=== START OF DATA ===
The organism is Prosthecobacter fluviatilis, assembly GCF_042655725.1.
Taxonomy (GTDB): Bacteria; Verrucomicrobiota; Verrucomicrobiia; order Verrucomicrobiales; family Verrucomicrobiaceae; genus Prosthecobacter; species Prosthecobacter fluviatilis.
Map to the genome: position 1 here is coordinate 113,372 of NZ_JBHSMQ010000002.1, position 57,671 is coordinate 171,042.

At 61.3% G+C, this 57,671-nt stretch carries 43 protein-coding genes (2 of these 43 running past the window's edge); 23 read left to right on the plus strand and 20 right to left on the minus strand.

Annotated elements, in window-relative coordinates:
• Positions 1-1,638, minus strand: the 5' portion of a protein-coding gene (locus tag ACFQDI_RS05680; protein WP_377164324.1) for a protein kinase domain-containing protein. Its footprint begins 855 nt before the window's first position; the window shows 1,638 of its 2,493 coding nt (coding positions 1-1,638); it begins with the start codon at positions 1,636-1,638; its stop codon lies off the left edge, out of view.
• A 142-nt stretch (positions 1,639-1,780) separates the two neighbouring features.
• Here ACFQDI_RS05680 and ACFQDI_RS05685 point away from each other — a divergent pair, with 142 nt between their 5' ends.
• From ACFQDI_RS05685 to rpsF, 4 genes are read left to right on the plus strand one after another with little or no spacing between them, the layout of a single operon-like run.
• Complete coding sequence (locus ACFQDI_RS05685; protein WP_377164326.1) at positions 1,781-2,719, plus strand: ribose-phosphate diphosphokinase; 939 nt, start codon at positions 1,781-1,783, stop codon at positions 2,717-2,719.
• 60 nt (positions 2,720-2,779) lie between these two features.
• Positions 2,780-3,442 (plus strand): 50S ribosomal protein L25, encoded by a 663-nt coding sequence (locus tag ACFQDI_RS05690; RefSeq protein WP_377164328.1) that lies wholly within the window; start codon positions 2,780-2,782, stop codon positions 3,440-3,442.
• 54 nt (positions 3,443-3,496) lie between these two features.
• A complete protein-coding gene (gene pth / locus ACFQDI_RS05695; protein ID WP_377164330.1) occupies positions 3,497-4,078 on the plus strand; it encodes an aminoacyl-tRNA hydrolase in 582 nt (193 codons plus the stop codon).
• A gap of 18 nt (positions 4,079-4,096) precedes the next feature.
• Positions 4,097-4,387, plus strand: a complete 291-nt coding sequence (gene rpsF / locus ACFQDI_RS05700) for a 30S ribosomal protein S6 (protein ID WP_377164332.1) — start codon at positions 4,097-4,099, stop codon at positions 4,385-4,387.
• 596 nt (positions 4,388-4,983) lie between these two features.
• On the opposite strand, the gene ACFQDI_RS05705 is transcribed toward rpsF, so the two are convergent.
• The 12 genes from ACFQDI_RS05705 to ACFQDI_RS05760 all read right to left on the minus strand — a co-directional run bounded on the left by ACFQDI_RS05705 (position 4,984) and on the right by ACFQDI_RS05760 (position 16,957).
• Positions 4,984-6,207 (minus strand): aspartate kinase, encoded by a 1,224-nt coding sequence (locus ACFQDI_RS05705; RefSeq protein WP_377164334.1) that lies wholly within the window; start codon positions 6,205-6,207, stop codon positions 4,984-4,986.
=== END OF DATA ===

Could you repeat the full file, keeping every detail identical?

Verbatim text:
The organism is Prosthecobacter fluviatilis, assembly GCF_042655725.1.
Taxonomy (GTDB): Bacteria; Verrucomicrobiota; Verrucomicrobiia; order Verrucomicrobiales; family Verrucomicrobiaceae; genus Prosthecobacter; species Prosthecobacter fluviatilis.
Map to the genome: position 1 here is coordinate 113,372 of NZ_JBHSMQ010000002.1, position 57,671 is coordinate 171,042.

At 61.3% G+C, this 57,671-nt stretch carries 43 protein-coding genes (2 of these 43 running past the window's edge); 23 read left to right on the plus strand and 20 right to left on the minus strand.

Annotated elements, in window-relative coordinates:
• Positions 1-1,638, minus strand: the 5' portion of a protein-coding gene (locus tag ACFQDI_RS05680; protein WP_377164324.1) for a protein kinase domain-containing protein. Its footprint begins 855 nt before the window's first position; the window shows 1,638 of its 2,493 coding nt (coding positions 1-1,638); it begins with the start codon at positions 1,636-1,638; its stop codon lies off the left edge, out of view.
• A 142-nt stretch (positions 1,639-1,780) separates the two neighbouring features.
• Here ACFQDI_RS05680 and ACFQDI_RS05685 point away from each other — a divergent pair, with 142 nt between their 5' ends.
• From ACFQDI_RS05685 to rpsF, 4 genes are read left to right on the plus strand one after another with little or no spacing between them, the layout of a single operon-like run.
• Complete coding sequence (locus ACFQDI_RS05685; protein WP_377164326.1) at positions 1,781-2,719, plus strand: ribose-phosphate diphosphokinase; 939 nt, start codon at positions 1,781-1,783, stop codon at positions 2,717-2,719.
• 60 nt (positions 2,720-2,779) lie between these two features.
• Positions 2,780-3,442 (plus strand): 50S ribosomal protein L25, encoded by a 663-nt coding sequence (locus tag ACFQDI_RS05690; RefSeq protein WP_377164328.1) that lies wholly within the window; start codon positions 2,780-2,782, stop codon positions 3,440-3,442.
• 54 nt (positions 3,443-3,496) lie between these two features.
• A complete protein-coding gene (gene pth / locus ACFQDI_RS05695; protein ID WP_377164330.1) occupies positions 3,497-4,078 on the plus strand; it encodes an aminoacyl-tRNA hydrolase in 582 nt (193 codons plus the stop codon).
• A gap of 18 nt (positions 4,079-4,096) precedes the next feature.
• Positions 4,097-4,387, plus strand: a complete 291-nt coding sequence (gene rpsF / locus ACFQDI_RS05700) for a 30S ribosomal protein S6 (protein ID WP_377164332.1) — start codon at positions 4,097-4,099, stop codon at positions 4,385-4,387.
• 596 nt (positions 4,388-4,983) lie between these two features.
• On the opposite strand, the gene ACFQDI_RS05705 is transcribed toward rpsF, so the two are convergent.
• The 12 genes from ACFQDI_RS05705 to ACFQDI_RS05760 all read right to left on the minus strand — a co-directional run bounded on the left by ACFQDI_RS05705 (position 4,984) and on the right by ACFQDI_RS05760 (position 16,957).
• Positions 4,984-6,207 (minus strand): aspartate kinase, encoded by a 1,224-nt coding sequence (locus ACFQDI_RS05705; RefSeq protein WP_377164334.1) that lies wholly within the window; start codon positions 6,205-6,207, stop codon positions 4,984-4,986.